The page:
In the first part of this historical series, we look back to the world of Champagne in the 1860’s.
When we think about a ‘Vintage’ Champagne, we are not merely assessing the product of one particular year, but a whole host of stylistic factors, such as the ability to age well, the price-point, the availability and the prestige. In the latter half of the 19th century a handful of events would shape the way that Champagne, particularly Vintage, is still made and sold today, well over 100 years later.
The roots lie somewhere buried in the 1830’s, when science caught up with understanding the maximum sugar levels that a bottle of Champagne could withstand during fermentation. Losses due to a too-effervescent mix and the subsequent bottle explosion from the pressure build-up could affect as much as 20% of production in some years, which was obviously catastrophic for producers. Once science intervened and the process was understood, losses were reduced to levels of around just 2%, meaning prices could be stabilised and the availability of the product maximised. Skipping forward 20 or so years, youthful vintages such as the 1857 were soon jostling against celebrated ‘older’ years such as 1842 and 1846.
The next key step came courtesy of the Chancellor of the Exchequer, William Gladstone who, in his hotly anticipated 1860 budget, made radical changes intended to strengthen the British economy. There were several prongs to his strategy, including reducing Government spending, but it very much hinged on removing the burdens on the working classes and stimulating economic growth. To do this he pledged to introduce free trade between other countries – crucially in this case, between Britain and France.
Circa 90% of inter-country duties were scrapped completely whilst the remaining few were fully revised. Duty on wine (and brandy) was reduced, but Champagne, not viewed as part of the daily life of the working classes, was singled out for a higher rate of tax. Whilst this additional duty realised a very inconsequential amount for the Chancellor, the seeds were sown to ensure that Champagne was viewed as a luxury product in a class of its own, and something saved for celebrations. It’s an image that continues to define it to this day.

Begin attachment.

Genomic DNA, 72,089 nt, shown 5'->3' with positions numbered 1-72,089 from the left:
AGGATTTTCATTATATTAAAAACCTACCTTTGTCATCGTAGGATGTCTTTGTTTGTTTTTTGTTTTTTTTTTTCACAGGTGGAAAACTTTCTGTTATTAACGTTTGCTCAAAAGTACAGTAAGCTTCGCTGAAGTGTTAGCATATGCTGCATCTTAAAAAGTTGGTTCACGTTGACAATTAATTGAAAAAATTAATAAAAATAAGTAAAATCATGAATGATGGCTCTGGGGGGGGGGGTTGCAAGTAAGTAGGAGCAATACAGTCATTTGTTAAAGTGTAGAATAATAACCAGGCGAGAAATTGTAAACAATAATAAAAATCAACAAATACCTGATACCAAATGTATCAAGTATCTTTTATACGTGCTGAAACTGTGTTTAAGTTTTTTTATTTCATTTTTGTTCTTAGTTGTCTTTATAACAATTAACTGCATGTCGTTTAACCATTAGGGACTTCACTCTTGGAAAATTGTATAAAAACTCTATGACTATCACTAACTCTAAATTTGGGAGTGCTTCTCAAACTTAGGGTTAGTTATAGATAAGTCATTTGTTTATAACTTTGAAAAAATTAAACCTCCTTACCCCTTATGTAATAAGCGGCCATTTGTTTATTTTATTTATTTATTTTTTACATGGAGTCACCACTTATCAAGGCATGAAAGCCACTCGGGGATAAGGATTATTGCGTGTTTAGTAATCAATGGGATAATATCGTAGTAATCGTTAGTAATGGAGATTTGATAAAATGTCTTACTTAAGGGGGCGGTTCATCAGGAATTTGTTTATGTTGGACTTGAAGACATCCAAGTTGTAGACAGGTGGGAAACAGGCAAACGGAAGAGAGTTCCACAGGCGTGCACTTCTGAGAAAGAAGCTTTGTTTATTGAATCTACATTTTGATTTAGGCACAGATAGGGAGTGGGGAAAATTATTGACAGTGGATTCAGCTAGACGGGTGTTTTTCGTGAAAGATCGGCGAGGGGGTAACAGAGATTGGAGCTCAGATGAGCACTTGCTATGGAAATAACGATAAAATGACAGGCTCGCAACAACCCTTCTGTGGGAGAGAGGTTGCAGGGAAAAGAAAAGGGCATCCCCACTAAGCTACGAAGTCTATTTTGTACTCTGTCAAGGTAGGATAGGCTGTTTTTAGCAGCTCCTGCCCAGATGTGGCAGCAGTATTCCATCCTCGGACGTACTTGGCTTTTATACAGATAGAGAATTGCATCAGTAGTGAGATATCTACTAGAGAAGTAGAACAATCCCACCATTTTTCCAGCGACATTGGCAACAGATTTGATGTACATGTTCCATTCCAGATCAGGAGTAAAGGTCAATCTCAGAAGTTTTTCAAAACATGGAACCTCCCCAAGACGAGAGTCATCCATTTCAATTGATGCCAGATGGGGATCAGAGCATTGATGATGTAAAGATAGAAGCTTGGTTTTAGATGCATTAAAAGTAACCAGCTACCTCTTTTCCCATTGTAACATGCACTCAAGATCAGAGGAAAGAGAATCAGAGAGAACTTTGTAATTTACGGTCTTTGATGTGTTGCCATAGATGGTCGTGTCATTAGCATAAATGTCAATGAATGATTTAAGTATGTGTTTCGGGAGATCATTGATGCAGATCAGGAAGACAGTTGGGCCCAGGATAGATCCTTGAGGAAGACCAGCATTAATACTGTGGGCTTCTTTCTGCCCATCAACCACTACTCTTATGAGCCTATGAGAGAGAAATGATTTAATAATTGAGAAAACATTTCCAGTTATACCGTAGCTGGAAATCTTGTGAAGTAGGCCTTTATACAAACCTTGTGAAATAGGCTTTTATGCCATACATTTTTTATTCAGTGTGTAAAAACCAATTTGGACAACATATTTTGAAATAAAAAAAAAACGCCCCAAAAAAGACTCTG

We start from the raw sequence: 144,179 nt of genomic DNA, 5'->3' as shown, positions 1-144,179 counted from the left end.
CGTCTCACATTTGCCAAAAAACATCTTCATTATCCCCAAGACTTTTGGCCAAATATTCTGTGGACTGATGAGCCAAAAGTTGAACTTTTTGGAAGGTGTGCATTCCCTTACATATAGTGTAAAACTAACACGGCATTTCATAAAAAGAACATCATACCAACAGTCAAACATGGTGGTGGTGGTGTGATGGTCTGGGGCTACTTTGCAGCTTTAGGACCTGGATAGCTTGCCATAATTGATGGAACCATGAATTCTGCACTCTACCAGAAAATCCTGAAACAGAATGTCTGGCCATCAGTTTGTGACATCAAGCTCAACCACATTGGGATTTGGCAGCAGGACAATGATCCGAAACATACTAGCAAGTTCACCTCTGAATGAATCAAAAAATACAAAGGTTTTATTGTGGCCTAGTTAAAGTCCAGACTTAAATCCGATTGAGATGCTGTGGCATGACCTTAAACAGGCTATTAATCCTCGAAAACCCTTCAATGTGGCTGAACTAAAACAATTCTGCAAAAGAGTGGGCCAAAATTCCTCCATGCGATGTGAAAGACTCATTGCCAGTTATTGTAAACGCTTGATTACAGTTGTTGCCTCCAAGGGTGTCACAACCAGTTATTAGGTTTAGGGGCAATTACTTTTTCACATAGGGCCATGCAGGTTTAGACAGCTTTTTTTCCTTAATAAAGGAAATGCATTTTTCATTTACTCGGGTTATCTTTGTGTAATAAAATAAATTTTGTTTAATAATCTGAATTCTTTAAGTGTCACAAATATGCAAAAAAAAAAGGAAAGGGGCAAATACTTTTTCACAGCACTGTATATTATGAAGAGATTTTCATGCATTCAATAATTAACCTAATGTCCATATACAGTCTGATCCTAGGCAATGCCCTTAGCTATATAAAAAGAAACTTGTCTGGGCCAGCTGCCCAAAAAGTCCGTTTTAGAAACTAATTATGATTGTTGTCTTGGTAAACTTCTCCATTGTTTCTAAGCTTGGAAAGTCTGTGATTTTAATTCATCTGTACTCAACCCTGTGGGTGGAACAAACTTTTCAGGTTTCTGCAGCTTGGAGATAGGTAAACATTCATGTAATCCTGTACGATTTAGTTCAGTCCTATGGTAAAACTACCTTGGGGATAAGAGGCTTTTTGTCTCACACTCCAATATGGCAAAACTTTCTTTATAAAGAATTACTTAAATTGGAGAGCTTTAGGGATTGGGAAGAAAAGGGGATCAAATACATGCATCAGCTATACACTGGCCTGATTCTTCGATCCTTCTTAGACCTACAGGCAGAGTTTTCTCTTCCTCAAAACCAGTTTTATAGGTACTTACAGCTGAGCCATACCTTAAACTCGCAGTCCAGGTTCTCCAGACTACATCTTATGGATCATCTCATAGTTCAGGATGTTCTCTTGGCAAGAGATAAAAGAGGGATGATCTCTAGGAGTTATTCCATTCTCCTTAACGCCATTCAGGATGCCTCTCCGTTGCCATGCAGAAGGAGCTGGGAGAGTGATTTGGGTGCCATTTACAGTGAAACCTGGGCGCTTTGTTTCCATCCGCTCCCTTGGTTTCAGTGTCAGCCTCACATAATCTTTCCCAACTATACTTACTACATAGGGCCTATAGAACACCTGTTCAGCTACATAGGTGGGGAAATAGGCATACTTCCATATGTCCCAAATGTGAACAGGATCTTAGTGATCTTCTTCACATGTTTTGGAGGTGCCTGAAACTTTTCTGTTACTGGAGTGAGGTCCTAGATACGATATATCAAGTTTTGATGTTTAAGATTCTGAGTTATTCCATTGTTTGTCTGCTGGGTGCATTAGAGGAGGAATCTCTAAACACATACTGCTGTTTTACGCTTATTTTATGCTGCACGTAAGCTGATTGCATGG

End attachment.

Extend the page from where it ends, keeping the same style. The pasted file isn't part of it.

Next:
Despite the strides in science, producers still hadn’t gotten to grips with outwitting Mother Nature and great years were still few and far between (the 1860’s only produced two vintages that were well rated; 1865 and 1868). The 1868 Vintage was also a landmark year as it was the first time that many houses shipped Champagne as a ‘dry’ wine, in the style close to what we now consider normal. As a bit of background, Champagne at this point contained very high levels of sugar and, whilst these sugars were the cause of the bursting bottles mentioned above, it was also its saviour as the high levels of sweetness would cover up the raw taste of youth. Due to the volatility of the bottles, they needed to be produced, shipped and drunk quickly and there was no time for ageing them, or indeed, improving them.
A few experimental ‘dry’ bottles had been produced once sugar levels had been understood and, as early as 1848, Perrier Jouét reluctantly agreed to supply a cache of their 1846 to a determined merchant. The drier taste proved to be somewhat ahead of its time, falling foul of the London set and leaving the merchant who requested the consignment having to drink it all himself (he apparently enjoyed every bottle!). It didn’t deter him, and despite several knock-backs from Roederer and Pommery he continued to push the idea. By the mid 1870’s the so-called ‘cult of candy’ had all but died out completely and, as fashion changed and the new dry style was considered an improvement and step-up in quality, Champagne houses and shippers were actually able to put their prices up.
Sales of Vintage Champagne would start to improve dramatically from this point as producers could now utilise much more of their overall production and feed whatever demand came their way. Merchants were also happy to take on larger consignments as they were no longer under pressure to sell whatever they had as quickly as possible. This growing volume also allowed the Champagne houses to build up their own stocks and reserves which, now there was no sugar covering the shortfalls of youth, would allow them to start realising the potential of storing and ageing a wine for several years in the cellars. This allowed the bottles to gain complexity from time on their lees (yeast), and be presented to the customer when they were ready to drink, not when they were desperate to sell.
The birth of what we now consider Champagne had arrived.
I am indebted to the works of Mr. Andre Simon for inspiring the bringing of this historical information back to the public eye.